As you can imagine, this is a pairing destined to be short-lived, but all the same it’s hard not to get choked up seeing them so caring for one another yet forbidden to be together by the season’s end. This year is all about star-crossed lovers in violent worlds, actually: Dexter and Hannah, too similar and twisted to make things work; Sirko and his lover, torn apart by petty feuds and disdain for their relationship in their world; hell, even Detective Quinn (he of the occasional ridiculous quiff, Desmond Harrington) has a dalliance with an Eastern European stripper that begins with deceit and ends in gunfire, though not in the way you might think.

The latter subplot feels a little fluffy, something to pad out the serious beats and there’s a bit of that in some episodes, like Batista (David Zayas)’s desire to retire and become a restauranter and Dexter’s tiff with his babysitter’s boyfriend over a videogame. That said, the subplots often offer a consistent thread to take you through the season as arcs end (the Sirko storyline ends somewhat abruptly, but not unnaturally) but really, the show is at its best when we’re seeing Michael C. Hall do his affable killer thing and make another character-deepening decision. There’re more than a few in Season 7, and by the end the grave he’s always been digging for himself starts to widen to make room for Deb as well, though he might well understand himself a whole lot better than he ever has.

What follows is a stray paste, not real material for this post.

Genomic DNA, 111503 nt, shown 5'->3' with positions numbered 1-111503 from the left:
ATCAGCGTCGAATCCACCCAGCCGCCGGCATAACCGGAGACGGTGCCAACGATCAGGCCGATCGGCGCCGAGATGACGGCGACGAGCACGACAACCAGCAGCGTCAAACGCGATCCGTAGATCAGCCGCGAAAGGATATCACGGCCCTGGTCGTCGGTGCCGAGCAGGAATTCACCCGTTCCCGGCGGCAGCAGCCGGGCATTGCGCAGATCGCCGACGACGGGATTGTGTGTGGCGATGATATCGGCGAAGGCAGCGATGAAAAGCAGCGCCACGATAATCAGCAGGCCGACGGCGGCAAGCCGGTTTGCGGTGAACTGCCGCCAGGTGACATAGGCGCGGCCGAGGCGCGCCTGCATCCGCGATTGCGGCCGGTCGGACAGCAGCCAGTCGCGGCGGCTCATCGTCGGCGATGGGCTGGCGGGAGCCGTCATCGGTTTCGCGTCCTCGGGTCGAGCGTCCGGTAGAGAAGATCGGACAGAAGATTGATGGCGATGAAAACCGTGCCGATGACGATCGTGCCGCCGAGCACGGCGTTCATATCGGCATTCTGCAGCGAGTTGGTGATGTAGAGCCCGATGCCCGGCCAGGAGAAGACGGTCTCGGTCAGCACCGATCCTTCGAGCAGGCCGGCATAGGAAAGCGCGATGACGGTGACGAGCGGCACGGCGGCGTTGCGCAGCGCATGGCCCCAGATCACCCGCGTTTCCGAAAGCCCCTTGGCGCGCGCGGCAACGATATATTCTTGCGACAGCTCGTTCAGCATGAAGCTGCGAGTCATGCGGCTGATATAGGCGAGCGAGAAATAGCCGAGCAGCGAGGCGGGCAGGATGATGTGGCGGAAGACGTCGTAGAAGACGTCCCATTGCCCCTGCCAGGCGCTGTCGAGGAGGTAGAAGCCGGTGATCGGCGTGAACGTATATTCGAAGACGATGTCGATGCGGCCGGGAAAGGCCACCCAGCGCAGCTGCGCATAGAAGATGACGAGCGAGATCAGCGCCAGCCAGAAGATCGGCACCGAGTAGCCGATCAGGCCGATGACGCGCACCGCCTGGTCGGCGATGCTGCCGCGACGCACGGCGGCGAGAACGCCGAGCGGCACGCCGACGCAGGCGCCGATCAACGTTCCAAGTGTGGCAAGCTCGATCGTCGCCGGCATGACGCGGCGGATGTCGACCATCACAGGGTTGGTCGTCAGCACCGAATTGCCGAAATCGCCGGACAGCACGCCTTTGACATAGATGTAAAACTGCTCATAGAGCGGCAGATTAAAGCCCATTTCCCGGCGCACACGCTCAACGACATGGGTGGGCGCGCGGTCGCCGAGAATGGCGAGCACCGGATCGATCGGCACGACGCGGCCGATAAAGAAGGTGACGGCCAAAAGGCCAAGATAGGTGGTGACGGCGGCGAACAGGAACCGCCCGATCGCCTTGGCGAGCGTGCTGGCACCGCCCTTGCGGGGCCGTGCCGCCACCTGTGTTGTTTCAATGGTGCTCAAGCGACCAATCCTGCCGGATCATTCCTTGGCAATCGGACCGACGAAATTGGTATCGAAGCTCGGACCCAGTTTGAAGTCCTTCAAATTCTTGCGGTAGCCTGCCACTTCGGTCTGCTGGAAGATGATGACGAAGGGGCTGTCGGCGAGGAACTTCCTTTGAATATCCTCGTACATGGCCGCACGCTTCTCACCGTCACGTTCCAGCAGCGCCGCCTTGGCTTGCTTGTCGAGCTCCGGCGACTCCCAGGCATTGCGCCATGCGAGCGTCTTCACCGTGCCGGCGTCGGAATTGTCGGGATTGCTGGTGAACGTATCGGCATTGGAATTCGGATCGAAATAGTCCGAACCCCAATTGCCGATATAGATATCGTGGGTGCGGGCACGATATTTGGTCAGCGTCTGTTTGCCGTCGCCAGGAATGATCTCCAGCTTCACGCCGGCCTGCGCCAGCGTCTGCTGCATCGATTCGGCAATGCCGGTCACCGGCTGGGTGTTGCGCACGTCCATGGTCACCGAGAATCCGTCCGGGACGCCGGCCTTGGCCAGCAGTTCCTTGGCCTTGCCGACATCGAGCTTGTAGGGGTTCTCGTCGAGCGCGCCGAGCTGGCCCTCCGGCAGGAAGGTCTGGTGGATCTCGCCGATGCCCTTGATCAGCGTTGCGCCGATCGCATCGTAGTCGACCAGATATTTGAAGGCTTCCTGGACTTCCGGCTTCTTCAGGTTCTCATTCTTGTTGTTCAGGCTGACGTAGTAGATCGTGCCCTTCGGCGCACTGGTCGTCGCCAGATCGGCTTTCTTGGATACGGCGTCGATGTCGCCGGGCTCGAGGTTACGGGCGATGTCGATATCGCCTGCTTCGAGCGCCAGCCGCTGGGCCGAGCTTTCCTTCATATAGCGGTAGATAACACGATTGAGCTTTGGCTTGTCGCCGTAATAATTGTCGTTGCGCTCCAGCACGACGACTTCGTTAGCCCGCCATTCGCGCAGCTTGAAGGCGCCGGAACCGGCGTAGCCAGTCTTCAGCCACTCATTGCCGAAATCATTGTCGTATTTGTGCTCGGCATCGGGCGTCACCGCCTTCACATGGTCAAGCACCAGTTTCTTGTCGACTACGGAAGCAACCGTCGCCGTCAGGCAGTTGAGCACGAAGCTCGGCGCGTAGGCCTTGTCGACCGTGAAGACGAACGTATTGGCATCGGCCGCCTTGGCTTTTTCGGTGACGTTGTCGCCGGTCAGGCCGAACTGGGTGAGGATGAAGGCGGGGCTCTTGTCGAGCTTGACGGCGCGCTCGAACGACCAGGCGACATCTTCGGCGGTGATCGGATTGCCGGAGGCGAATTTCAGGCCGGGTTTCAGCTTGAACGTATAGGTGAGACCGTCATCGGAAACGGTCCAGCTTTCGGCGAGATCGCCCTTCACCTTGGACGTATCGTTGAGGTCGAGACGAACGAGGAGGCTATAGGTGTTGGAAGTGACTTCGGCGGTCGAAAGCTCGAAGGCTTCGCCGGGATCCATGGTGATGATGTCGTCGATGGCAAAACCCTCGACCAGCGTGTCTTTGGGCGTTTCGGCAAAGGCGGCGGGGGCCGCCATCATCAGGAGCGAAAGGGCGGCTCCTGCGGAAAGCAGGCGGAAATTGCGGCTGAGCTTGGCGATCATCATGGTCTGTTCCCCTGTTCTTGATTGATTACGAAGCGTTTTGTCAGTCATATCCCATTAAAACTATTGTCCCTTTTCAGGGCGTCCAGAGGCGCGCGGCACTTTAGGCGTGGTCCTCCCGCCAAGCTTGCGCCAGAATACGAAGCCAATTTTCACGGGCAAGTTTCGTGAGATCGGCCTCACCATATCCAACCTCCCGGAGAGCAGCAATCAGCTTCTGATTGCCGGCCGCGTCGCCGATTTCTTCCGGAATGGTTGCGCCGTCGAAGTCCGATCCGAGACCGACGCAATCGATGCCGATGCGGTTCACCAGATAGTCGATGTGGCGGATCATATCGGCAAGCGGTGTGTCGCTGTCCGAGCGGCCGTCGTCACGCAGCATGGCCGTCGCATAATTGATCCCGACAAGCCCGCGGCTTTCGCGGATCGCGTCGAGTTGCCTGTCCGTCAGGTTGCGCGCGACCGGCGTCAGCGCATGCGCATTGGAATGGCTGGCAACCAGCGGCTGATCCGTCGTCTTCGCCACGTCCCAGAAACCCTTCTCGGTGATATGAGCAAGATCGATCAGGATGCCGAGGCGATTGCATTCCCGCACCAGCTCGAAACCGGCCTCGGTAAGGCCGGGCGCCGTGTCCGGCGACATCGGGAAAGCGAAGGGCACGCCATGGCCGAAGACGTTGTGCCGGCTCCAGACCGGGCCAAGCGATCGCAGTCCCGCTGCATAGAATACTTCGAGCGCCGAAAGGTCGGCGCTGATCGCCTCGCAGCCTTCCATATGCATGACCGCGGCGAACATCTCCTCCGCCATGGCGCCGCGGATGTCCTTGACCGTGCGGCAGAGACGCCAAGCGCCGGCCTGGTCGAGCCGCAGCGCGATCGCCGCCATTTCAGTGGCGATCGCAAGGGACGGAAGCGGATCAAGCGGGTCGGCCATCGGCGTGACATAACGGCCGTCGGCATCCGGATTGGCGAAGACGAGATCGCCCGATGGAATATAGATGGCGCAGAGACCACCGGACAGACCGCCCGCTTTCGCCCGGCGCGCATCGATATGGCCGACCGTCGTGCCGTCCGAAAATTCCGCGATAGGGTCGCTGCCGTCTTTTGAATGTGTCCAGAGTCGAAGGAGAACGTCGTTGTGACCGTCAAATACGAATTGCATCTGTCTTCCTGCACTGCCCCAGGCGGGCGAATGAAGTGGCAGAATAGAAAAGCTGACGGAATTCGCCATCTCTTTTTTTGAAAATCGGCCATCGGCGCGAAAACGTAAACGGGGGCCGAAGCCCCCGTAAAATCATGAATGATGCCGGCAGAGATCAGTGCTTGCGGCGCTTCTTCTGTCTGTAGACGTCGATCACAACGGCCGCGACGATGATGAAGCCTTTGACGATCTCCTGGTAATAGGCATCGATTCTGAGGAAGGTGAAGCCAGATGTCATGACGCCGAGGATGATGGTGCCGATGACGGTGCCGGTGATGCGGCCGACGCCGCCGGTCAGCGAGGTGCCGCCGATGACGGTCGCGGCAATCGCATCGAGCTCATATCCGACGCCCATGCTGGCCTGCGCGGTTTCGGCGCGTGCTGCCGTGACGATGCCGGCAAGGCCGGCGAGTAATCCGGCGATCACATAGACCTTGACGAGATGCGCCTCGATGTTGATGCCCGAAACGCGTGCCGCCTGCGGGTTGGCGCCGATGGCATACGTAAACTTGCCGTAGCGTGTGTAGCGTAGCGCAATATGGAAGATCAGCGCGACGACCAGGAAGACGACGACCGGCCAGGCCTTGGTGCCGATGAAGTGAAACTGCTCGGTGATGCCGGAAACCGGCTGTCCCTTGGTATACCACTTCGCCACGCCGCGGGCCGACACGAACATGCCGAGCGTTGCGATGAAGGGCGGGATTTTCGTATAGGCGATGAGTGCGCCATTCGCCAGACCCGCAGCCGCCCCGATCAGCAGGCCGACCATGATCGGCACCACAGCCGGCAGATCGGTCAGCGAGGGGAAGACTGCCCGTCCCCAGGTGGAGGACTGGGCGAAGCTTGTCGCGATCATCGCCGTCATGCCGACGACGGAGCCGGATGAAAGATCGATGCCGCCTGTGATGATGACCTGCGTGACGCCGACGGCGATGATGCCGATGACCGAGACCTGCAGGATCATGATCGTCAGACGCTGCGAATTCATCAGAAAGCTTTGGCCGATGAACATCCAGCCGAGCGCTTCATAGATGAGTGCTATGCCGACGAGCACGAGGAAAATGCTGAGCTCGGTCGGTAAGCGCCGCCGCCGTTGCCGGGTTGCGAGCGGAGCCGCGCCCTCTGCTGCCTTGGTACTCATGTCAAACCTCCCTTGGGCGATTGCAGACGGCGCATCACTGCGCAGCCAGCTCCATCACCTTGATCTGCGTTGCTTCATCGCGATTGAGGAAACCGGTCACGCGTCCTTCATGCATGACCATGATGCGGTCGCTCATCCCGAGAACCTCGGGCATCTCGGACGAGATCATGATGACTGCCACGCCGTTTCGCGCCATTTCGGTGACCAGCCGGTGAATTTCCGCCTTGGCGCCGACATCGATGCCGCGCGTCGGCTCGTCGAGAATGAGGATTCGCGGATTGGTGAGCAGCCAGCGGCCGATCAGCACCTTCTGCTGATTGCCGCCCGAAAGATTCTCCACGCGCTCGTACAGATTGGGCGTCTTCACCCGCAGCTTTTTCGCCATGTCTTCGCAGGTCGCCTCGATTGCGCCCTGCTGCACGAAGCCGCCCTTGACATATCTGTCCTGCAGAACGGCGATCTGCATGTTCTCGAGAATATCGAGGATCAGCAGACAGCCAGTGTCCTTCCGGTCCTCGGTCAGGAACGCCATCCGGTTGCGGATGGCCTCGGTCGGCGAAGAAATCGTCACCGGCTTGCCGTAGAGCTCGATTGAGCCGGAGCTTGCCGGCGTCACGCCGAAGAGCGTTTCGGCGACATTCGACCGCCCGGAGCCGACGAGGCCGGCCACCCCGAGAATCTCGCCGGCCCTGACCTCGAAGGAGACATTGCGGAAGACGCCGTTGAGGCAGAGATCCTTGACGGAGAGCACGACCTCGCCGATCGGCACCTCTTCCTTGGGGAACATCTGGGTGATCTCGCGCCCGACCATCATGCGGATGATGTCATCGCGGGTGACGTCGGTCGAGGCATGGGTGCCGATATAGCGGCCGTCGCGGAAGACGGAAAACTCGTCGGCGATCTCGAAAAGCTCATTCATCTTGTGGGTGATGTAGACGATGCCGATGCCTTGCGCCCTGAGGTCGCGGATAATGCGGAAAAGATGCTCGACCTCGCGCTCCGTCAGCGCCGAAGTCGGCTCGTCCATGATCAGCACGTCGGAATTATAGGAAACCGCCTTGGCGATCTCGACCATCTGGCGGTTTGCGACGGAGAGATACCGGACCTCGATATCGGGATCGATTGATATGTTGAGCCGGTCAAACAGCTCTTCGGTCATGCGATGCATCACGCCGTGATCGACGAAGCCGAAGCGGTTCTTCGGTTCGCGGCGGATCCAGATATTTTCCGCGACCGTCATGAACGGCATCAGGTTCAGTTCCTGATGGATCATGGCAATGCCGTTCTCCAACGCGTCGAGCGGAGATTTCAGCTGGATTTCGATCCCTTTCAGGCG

And knowing’s half the battle, right? Well, that, wrapping up your enemies in plastic and owning a collection of intimidatingly large knives couldn’t hurt.

Dexter: Season 7 is out on DVD now.